A sign welcomes you to Le Cellier at Epcot's Canada Pavilion. Photo by Donna Fesel.

The next stop for me is the home of one of the most talked about treats in all of WDW, Canadian Cheddar Cheese Soup. Yes, Le Cellier Steakhouse (The Cellar in French), a subterranean little gem in the Canada Pavilion. Intended to be reminiscent of some of the grand architecture of Canada—including the absolutely stunning Fairmont Le Chateau Fronternac—the stone arches, flickering sconces, and tasteful setting invite you to settle in and linger to enjoy delicious cuisine highlighting Canadian specialities.

Confession: I have tried to love the Cheddar Cheese Soup as much as everyone I know loves it, but I only just like it. I have a friend who is actually afraid to get the recipe for that soup, for fear that she will make it endlessly, and possibly explode. I don't love it that much, so on a recent visit to Le Cellier with my ten-year-old son, I took a pass on the soup but had a tremendous lunch anyway.

A lovely painting near the restaurant's entrance shows fall foliage. Photo by Donna Fesel.

It was a treat for my son and I to dine "à deux," while Dad took a theme park breather. First, we watched O Canada! and I pointed out all the places we've visited in Canada while we giggled. Next, we made our way through the lovely gardens near the entry to Le Cellier, enjoying the slow pace after a day of zooming around Epcot. My son was patient while I snapped photos of the restaurant's beautiful interiors. We ate lunch early, and the restaurant was quiet.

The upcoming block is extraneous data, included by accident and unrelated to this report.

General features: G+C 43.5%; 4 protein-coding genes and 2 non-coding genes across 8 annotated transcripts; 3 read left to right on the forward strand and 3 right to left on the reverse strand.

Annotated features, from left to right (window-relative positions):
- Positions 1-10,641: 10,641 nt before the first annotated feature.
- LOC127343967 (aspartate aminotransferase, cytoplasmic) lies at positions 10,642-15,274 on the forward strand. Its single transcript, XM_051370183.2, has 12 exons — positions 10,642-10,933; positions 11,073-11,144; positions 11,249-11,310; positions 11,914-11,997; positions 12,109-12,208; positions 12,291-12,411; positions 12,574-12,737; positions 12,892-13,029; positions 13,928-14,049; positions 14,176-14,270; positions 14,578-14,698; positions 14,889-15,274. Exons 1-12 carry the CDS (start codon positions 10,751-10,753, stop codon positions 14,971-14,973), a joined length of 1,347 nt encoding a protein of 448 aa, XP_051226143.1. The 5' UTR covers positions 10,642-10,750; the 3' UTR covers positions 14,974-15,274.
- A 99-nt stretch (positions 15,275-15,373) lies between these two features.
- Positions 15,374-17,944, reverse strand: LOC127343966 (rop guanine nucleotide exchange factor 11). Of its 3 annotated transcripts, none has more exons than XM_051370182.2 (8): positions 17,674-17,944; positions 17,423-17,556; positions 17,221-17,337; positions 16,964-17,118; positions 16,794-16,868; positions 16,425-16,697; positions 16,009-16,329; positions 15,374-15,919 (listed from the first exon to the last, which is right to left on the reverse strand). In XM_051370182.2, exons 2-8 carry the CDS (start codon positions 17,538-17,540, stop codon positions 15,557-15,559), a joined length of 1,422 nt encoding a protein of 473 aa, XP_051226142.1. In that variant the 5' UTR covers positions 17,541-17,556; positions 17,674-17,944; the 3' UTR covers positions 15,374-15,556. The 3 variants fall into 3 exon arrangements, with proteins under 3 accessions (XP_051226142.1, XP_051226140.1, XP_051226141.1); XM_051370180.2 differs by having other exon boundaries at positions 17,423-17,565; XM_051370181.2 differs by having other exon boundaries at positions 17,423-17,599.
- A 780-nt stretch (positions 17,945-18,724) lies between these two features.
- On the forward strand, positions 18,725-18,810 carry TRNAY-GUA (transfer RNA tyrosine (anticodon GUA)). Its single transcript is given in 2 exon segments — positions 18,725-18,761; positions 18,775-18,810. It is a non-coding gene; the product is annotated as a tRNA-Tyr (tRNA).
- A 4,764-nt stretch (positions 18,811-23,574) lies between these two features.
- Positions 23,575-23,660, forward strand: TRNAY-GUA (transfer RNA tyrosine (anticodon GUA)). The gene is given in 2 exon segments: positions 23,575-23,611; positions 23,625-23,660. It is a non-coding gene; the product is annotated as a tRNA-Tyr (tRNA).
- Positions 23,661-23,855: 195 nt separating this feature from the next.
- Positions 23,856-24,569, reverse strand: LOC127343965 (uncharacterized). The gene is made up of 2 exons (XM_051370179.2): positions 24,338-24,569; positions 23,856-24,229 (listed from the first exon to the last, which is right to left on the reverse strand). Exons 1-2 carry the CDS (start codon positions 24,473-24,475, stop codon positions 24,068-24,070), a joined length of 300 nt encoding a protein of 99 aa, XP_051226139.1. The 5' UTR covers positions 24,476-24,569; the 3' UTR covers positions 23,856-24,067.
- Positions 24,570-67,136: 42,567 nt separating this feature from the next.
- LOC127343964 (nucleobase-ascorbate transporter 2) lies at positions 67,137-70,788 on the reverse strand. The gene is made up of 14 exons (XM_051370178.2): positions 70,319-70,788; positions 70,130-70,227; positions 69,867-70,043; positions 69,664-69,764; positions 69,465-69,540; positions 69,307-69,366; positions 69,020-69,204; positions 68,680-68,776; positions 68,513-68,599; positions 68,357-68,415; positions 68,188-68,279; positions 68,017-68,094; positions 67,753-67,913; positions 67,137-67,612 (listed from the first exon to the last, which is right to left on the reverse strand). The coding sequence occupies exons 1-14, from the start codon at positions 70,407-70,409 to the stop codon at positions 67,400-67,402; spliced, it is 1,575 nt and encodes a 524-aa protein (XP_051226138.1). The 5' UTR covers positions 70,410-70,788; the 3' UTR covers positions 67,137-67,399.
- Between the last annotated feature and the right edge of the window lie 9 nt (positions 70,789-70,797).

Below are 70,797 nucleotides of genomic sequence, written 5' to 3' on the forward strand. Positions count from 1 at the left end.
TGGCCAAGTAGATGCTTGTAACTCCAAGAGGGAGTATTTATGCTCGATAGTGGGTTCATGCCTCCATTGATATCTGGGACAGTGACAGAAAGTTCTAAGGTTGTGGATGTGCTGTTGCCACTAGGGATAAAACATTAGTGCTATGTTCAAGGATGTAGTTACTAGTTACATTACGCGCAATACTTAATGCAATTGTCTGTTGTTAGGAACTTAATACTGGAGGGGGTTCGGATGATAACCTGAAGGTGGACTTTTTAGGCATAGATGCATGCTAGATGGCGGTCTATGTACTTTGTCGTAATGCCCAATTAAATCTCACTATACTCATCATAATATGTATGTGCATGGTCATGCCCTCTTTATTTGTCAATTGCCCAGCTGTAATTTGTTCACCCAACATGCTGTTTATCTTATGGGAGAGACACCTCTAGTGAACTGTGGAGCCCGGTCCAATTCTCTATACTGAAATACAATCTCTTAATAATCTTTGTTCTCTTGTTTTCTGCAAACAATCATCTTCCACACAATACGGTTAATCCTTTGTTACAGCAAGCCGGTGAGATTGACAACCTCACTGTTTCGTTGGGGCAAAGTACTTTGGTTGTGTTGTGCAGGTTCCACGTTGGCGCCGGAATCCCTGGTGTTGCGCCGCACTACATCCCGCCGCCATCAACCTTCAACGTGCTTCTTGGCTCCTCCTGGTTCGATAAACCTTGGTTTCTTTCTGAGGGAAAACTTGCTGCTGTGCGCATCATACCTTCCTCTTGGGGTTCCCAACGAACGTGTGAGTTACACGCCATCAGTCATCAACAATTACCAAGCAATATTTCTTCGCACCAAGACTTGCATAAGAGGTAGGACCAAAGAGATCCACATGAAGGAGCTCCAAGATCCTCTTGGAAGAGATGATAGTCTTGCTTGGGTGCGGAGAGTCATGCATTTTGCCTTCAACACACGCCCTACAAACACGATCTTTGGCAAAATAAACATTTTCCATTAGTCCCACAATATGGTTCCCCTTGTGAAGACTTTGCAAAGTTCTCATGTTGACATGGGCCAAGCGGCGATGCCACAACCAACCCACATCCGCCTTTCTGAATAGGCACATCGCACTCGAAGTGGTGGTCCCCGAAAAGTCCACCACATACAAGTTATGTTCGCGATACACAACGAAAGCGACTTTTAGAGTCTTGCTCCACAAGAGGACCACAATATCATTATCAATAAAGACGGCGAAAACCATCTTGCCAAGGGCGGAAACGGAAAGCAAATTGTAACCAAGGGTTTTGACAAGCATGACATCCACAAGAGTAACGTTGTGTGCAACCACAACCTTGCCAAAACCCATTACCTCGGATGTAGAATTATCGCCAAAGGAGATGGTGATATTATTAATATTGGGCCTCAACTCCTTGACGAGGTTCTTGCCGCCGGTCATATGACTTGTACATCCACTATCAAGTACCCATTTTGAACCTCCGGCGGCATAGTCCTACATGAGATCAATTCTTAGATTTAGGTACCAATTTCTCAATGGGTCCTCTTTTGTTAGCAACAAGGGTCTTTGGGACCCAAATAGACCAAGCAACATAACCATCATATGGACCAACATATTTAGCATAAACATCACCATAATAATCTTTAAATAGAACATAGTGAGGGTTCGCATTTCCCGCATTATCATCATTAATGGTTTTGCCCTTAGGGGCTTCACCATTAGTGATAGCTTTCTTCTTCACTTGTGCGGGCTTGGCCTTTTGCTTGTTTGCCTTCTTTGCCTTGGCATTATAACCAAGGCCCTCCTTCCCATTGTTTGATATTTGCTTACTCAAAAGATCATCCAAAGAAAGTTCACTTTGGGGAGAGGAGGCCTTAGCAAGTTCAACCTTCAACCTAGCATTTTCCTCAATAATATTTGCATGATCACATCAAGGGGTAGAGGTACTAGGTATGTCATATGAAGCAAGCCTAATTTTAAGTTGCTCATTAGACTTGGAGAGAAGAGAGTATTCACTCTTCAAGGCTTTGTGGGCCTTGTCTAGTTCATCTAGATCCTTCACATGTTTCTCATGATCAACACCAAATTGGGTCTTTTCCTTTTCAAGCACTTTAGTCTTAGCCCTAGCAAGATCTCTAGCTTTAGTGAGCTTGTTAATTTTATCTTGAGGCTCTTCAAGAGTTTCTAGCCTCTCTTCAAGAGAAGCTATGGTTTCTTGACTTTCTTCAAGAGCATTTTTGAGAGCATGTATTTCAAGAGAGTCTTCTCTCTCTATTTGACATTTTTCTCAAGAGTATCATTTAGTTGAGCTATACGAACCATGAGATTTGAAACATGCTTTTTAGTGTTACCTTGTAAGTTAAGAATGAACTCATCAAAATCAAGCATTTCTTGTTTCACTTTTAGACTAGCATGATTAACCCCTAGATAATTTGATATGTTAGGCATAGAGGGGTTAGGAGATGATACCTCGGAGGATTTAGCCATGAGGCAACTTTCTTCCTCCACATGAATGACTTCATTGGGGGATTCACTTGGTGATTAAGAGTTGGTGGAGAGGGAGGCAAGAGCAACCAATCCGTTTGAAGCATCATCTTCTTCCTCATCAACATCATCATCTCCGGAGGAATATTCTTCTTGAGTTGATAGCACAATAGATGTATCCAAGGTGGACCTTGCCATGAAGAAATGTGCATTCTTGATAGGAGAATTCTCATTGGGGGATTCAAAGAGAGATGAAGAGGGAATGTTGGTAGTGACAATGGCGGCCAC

The maple leaf and fleur-de-Lis motifs draw your eye to Le Cellier's wine area. Photo by Donna Fesel.

Le Cellier's interior features banquettes, wood paneling, and stone walls. Photo by Donna Fesel.

We dined on the Disney Deluxe Dining Plan; Le Cellier is a Signature Dining experience and requires two Table Service credits. My son ordered the artisanal cheese plate with accompaniments, and I had a beautiful and delicious seasonal goat cheese, poached pear and beet appetizer. The food was absolutely scrumptious and our server was great with my son. The cheese plate in particular was special, it featured a variety of cheeses at the right temperature (so the creme cheeses were not refrigerated bricks) and was stunning to look at.